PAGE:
Women Weren't Allowed To Compete In This Winter Olympics Sport Until 2014

The first modern Olympic Games were held on April 6, 1896, in Athens, Greece, and back then, only male athletes were allowed to compete. It wasn't until the 1900 Olympics that women were welcomed, but even then, they only had the option to participate in three sports — sailing, golf, and tennis, per BuzzFeed. Throughout the years, more sports welcomed female athletes including rowing, judo, and wrestling, among others.

Ski jumping is one of the sports that has been included in the Winter Olympics for decades, but it was only in 2014 when women were allowed to compete. It debuted at the 1924 Winter Olympic Games that were held in Chamonix, France. In ski jumping, athletes ski off a ramp and attempt to have a successful landing as close as they can to the K line — the point that designates the steepest point of the hill and where it flattens out (via Rules of Sport). Judges score the athletes based on their style and how close they land to the K line.

According to IOC, ski jumping wasn't open to women in the past as there were too few competitors. However, there was a bigger reason behind it.

Why weren't women allowed to compete in ski jumping before 2014?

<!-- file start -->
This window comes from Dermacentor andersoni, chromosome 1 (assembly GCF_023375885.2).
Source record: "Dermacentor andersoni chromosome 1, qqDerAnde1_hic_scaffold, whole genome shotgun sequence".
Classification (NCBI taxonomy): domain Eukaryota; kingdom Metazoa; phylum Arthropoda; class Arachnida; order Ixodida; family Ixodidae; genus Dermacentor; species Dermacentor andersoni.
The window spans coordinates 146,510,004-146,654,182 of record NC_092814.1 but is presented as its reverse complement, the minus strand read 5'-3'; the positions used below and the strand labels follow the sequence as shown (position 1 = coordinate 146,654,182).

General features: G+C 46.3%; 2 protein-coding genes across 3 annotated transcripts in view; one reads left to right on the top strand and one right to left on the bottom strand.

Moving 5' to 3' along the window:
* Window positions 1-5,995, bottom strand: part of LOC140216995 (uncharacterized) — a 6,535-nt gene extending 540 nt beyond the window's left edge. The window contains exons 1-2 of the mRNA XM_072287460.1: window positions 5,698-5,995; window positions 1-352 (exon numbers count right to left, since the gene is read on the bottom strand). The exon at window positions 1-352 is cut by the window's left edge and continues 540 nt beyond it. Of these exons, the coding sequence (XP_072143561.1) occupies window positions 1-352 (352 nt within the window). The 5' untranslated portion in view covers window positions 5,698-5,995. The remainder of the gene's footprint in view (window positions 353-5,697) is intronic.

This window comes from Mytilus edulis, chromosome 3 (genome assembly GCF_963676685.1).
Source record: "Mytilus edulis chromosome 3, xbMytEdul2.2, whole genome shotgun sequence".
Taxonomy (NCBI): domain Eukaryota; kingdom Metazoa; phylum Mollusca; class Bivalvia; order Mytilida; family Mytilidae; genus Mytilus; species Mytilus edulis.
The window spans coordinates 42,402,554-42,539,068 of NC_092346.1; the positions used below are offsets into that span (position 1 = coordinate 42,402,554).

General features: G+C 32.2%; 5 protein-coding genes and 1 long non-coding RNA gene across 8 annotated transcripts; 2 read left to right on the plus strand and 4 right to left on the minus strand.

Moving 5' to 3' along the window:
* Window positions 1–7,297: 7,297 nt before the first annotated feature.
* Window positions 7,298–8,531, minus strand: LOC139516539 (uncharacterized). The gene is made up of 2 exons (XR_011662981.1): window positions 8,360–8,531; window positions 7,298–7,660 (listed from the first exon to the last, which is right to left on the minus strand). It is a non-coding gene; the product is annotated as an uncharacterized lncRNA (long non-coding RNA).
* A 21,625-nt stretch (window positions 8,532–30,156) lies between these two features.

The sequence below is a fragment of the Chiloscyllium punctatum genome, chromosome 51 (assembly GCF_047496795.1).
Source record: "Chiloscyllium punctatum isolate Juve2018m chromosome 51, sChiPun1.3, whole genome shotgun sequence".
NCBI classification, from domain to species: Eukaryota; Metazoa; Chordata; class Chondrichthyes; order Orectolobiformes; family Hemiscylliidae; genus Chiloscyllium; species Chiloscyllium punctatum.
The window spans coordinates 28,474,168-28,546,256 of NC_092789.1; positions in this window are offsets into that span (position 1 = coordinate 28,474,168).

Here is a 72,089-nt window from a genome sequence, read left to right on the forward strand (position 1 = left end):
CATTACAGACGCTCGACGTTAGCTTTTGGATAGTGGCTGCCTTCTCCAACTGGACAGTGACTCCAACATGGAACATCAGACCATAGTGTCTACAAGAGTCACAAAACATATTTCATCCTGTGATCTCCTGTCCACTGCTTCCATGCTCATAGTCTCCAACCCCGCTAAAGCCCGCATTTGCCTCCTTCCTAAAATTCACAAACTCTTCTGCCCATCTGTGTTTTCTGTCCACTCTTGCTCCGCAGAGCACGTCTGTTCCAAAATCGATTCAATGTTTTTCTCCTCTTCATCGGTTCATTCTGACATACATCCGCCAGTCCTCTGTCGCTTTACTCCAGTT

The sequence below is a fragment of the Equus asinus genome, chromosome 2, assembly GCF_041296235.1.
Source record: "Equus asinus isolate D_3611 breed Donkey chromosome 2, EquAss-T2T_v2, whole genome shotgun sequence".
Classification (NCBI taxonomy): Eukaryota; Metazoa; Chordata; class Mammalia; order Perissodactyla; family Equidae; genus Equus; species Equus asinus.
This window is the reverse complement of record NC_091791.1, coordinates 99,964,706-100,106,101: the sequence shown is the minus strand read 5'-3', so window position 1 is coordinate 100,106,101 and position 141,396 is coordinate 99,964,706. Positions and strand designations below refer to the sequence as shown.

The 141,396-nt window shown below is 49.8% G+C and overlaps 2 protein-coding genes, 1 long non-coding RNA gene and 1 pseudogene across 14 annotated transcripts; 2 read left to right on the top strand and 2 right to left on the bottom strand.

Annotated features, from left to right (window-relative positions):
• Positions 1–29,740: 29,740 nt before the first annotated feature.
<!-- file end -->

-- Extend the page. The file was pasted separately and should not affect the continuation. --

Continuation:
One of the reasons why women weren't allowed in ski jumping events in the Winter Olympics had something to do with health. Female skiers have been campaigning for years before they were allowed to compete. Gian Franco Kasper of the International Ski Federation thinks that women's bodies are not made for ski jumping. "Don't forget it's like jumping down from, let's say, about two meters on the ground about a thousand times a year, which seems not to be appropriate for ladies from a medical point of view," he said, per NPR. This line of thinking goes way back to the Victorian era when the common belief was that extreme physical activity can ruin a woman's uterus and ovaries. Of course, we know now that it isn't true.

Kasper's statement was controversial, and ski jumper Lindsey Van voiced her opinion on the matter. "I'm sorry, but my baby-making organs are on the inside. Men have an organ on the outside. So if it's not safe for me jumping down, then my uterus is going to fall out, what about the organ on the outside of the body?" (via Business Insider).

Of course, the IOC has never declared health issues as a reason for not allowing women to compete in ski jumping. All that was said was that there were few women competitors to make it into an event. The sport was finally opened to women in 2014, and German athlete Carina Vogt (pictured above) was the first woman to earn the gold medal for ski jumping.